Local authority staff can’t be forced into Irish Water, union says

New policy paper on the future of the utility is approved by Cabinet

The Government  paper sets   out a plan for Irish Water to separate from the Ervia Group in 2023.

The Government paper sets out a plan for Irish Water to separate from the Ervia Group in 2023.


The country’s largest trade union, Siptu, has told the Government that its members working in local authorities will not be forced to move to Irish Water and the issue could lead to industrial action.

The union said that it told the Minister for Housing and Local Government Darragh O’Brien on Tuesday that it would not accept any situation which saw staff in local authorities being forcibly transferred to a new Irish Water utility.

It was reacting to the publication on Tuesday of a policy paper approved by Cabinet on the future of Irish Water, setting out a plan for the utility to separate from the Ervia Group in 2023.

The policy paper, Irish Water - Towards a national, publicly-owned, regulated, water services utility, sets out the Government’s plan to have Irish Water take responsibility for “day to day operation and delivery of water services into its own organisational structure” in place of the current service level agreements, on a phased basis.

The report also notes a “strong commitment” by the Government to public ownership of water services and “sees no circumstances arising where any part of Irish Water would be placed in private ownership”.

“The concept of a referendum on ownership of the public water system has generated considerable interest. The Government believes this should be explored and progressed more fully,” it says.

Another aim of the strategy is to ensure local authorities are not left with “stranded costs”, where there are expenditure commitments without any income stream.

The current operating costs under local authorities are €532m per year, a level the report says can be reduced “whilst at the same time maintaining and improving services”.

The National Development Plan has committed to investment of €8.5 billion between 2018 and 2027. A further €41 million has been allocated to remedy various legacy issues such as lead pipes.

On an environmental note, the document acknowledges the “need for a strong policy and investment focus on protecting and restoring water-related ecosystems such as forests, mountains, wetlands and rivers”.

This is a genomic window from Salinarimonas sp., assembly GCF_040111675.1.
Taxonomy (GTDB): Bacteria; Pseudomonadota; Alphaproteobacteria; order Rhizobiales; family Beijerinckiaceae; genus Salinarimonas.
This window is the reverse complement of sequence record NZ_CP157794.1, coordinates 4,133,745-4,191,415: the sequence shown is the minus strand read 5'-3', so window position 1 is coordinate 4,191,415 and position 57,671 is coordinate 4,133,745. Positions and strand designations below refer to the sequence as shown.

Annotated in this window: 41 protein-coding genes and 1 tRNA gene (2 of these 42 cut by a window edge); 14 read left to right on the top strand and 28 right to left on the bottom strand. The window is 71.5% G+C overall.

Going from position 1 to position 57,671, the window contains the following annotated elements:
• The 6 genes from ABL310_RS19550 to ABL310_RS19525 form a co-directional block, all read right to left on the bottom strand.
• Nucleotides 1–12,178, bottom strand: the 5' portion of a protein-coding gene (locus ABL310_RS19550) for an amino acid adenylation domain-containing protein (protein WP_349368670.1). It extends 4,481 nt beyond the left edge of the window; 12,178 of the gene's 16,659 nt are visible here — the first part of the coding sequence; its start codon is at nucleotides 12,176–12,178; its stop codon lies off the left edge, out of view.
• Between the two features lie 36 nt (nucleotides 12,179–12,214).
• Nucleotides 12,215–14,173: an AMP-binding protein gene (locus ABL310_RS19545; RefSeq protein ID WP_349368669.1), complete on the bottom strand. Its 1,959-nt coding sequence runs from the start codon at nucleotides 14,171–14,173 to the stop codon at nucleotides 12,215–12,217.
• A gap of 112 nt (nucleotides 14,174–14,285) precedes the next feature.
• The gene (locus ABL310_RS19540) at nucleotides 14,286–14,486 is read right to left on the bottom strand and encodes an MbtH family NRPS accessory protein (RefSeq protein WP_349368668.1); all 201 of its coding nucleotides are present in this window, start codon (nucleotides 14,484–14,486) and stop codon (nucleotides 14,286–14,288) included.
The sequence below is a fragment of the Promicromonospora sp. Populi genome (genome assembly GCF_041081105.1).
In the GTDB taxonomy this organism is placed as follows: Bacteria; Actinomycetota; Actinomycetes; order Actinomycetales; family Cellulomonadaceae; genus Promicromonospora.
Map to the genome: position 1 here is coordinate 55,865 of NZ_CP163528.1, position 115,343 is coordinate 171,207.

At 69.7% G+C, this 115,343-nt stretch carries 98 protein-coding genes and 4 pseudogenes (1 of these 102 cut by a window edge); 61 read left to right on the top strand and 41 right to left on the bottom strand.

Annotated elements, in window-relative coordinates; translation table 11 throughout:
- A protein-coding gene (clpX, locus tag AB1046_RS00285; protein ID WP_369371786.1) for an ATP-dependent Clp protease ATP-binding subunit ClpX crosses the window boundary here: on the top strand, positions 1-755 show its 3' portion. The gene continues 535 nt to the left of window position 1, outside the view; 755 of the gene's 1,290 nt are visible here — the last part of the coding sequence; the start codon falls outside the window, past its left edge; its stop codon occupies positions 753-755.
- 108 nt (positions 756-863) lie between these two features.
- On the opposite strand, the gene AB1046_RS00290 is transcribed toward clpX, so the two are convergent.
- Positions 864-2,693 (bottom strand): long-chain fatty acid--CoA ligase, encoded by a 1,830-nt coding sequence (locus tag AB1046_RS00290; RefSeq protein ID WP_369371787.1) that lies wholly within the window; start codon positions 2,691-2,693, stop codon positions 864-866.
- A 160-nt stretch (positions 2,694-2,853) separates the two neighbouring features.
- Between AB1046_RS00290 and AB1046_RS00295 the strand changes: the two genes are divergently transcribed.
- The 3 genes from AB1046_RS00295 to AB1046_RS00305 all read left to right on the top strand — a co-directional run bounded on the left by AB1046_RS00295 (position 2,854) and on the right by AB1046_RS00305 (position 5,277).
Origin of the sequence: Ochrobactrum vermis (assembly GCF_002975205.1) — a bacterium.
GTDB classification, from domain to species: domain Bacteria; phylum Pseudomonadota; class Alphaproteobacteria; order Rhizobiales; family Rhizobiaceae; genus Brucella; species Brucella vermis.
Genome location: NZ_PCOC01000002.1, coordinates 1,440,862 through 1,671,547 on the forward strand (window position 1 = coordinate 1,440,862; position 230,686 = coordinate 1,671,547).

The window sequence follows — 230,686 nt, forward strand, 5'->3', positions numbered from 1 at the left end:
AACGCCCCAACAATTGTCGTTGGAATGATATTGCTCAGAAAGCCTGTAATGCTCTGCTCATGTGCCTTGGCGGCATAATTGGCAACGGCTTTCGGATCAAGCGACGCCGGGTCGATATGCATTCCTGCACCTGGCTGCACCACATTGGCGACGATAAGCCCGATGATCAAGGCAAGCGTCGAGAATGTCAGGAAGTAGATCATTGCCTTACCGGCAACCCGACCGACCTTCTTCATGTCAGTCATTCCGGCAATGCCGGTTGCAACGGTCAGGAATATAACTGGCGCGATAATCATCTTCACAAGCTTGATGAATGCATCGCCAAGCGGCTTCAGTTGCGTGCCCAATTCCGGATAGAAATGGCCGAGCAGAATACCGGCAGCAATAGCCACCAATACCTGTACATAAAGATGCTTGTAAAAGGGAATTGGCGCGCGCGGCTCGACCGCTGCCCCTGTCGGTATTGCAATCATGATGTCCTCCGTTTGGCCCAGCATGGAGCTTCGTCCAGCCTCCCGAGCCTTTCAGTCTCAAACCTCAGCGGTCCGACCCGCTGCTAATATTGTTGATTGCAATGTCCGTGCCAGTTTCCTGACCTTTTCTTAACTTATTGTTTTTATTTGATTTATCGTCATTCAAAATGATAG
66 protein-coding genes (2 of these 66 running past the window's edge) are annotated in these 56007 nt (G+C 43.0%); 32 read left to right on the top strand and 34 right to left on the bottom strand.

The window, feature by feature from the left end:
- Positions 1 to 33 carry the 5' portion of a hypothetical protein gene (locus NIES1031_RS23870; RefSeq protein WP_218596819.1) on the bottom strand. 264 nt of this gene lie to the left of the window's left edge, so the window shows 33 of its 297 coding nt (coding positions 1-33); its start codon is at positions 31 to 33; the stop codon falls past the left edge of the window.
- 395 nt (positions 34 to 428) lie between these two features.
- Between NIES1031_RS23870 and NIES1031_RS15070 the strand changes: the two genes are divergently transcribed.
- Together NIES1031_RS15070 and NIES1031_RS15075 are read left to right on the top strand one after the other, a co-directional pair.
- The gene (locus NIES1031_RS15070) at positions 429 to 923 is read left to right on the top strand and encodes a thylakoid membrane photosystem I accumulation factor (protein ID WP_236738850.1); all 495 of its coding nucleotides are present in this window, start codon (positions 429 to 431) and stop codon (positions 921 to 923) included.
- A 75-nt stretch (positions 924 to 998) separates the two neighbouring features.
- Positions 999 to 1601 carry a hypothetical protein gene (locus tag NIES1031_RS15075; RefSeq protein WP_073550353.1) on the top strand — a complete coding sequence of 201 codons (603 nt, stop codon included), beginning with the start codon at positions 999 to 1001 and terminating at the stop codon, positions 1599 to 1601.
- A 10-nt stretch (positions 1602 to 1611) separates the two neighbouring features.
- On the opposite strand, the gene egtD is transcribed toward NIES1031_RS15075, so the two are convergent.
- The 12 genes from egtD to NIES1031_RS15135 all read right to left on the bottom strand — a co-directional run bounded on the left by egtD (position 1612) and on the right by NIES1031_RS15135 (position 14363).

In a statement, Mr O’Brien said: “Today I am setting out the Government’s vision of how we want Irish Water to develop. We want Irish Water to become the workplace of choice for those local authority staff right across the country who are currently delivering water services on behalf of Irish Water.

“We acknowledge workers’ loyalty to their local authority and to their status as public service workers as well as their commitment to local service delivery. I am therefore asking that, through the aegis of the Workplace Relations Commission, management from Irish Water and the Local Government sector sit down with trade unions to develop a solution which allows us to move ahead with that world class public utility while respecting the concerns of local authority staff.”

Siptu said it had been briefed by Mr O’Brien on the policy paper in advance of publication.

The union’s public administration and community division organiser Adrian Kane said: “At the meeting, we informed the Minister that Siptu members will not accept any imposed solution on the future provision of water services nor will we accept a situation whereby staff of local authorities are forcibly transferred to Irish Water.”

He said the union had emphasised “that any proposed changes can only be achieved by agreement and that any deviation from the normal rules of engagement will result in industrial action”.

“We also reminded the Minister that there are a number of significant, outstanding industrial relations issues concerning water service staff in local authorities that need to be resolved before any negotiation process on his proposals can proceed.”

“In his response, the Minister accepted the unions’ position that solutions could not be imposed and that the timelines as provided for in the policy paper were intended to focus discussions rather than as rigid dates for the implementation of pre-determined outcomes. We also noted that the policy document did not refer to Irish Water as a commercial entity.”

Siptu sector organiser Brendan O’Brien said: “Since the foundation of the State, our members have a long and proud history of working in local authority water services. The chronic lack of investment in water infrastructure is the real crisis that needs to be addressed. This and other issues will not be resolved by the transfer of our members in the local authorities to Irish Water against their wishes.”